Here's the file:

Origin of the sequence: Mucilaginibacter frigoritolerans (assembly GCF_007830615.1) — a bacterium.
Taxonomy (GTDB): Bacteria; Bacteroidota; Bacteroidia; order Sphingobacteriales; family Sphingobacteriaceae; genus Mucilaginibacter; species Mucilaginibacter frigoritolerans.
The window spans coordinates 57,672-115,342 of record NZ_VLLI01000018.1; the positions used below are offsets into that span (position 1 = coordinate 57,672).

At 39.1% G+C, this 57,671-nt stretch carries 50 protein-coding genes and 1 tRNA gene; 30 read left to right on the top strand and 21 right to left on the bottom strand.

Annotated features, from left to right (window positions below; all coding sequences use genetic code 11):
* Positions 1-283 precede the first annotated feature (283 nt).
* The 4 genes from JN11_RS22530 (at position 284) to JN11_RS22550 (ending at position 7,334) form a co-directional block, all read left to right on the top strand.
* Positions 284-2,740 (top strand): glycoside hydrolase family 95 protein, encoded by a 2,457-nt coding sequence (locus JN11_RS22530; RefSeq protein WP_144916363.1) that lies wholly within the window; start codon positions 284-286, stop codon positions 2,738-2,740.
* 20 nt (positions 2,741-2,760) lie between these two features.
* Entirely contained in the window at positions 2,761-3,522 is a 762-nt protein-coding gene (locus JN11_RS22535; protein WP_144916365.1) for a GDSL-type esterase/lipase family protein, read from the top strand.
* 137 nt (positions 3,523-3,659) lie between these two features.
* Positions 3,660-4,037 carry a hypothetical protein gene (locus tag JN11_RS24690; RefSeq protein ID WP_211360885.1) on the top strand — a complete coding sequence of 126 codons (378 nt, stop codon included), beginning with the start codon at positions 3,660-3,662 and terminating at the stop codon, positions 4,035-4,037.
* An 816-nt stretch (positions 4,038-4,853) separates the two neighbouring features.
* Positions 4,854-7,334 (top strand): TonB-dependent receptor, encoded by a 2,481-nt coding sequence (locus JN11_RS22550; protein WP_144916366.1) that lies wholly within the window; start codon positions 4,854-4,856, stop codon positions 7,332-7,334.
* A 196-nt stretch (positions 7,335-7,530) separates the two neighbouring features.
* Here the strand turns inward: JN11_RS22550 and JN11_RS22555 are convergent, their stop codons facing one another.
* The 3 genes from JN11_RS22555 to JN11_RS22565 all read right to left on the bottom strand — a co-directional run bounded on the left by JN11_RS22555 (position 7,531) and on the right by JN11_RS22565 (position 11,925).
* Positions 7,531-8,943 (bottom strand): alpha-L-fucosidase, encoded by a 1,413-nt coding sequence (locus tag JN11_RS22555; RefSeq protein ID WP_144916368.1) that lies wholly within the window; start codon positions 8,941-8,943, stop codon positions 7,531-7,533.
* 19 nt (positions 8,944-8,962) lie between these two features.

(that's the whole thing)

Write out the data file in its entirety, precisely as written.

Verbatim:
Origin of the sequence: Mucilaginibacter frigoritolerans (assembly GCF_007830615.1) — a bacterium.
Taxonomy (GTDB): Bacteria; Bacteroidota; Bacteroidia; order Sphingobacteriales; family Sphingobacteriaceae; genus Mucilaginibacter; species Mucilaginibacter frigoritolerans.
The window spans coordinates 57,672-115,342 of record NZ_VLLI01000018.1; the positions used below are offsets into that span (position 1 = coordinate 57,672).

At 39.1% G+C, this 57,671-nt stretch carries 50 protein-coding genes and 1 tRNA gene; 30 read left to right on the top strand and 21 right to left on the bottom strand.

Annotated features, from left to right (window positions below; all coding sequences use genetic code 11):
* Positions 1-283 precede the first annotated feature (283 nt).
* The 4 genes from JN11_RS22530 (at position 284) to JN11_RS22550 (ending at position 7,334) form a co-directional block, all read left to right on the top strand.
* Positions 284-2,740 (top strand): glycoside hydrolase family 95 protein, encoded by a 2,457-nt coding sequence (locus JN11_RS22530; RefSeq protein WP_144916363.1) that lies wholly within the window; start codon positions 284-286, stop codon positions 2,738-2,740.
* 20 nt (positions 2,741-2,760) lie between these two features.
* Entirely contained in the window at positions 2,761-3,522 is a 762-nt protein-coding gene (locus JN11_RS22535; protein WP_144916365.1) for a GDSL-type esterase/lipase family protein, read from the top strand.
* 137 nt (positions 3,523-3,659) lie between these two features.
* Positions 3,660-4,037 carry a hypothetical protein gene (locus tag JN11_RS24690; RefSeq protein ID WP_211360885.1) on the top strand — a complete coding sequence of 126 codons (378 nt, stop codon included), beginning with the start codon at positions 3,660-3,662 and terminating at the stop codon, positions 4,035-4,037.
* An 816-nt stretch (positions 4,038-4,853) separates the two neighbouring features.
* Positions 4,854-7,334 (top strand): TonB-dependent receptor, encoded by a 2,481-nt coding sequence (locus JN11_RS22550; protein WP_144916366.1) that lies wholly within the window; start codon positions 4,854-4,856, stop codon positions 7,332-7,334.
* A 196-nt stretch (positions 7,335-7,530) separates the two neighbouring features.
* Here the strand turns inward: JN11_RS22550 and JN11_RS22555 are convergent, their stop codons facing one another.
* The 3 genes from JN11_RS22555 to JN11_RS22565 all read right to left on the bottom strand — a co-directional run bounded on the left by JN11_RS22555 (position 7,531) and on the right by JN11_RS22565 (position 11,925).
* Positions 7,531-8,943 (bottom strand): alpha-L-fucosidase, encoded by a 1,413-nt coding sequence (locus tag JN11_RS22555; RefSeq protein ID WP_144916368.1) that lies wholly within the window; start codon positions 8,941-8,943, stop codon positions 7,531-7,533.
* 19 nt (positions 8,944-8,962) lie between these two features.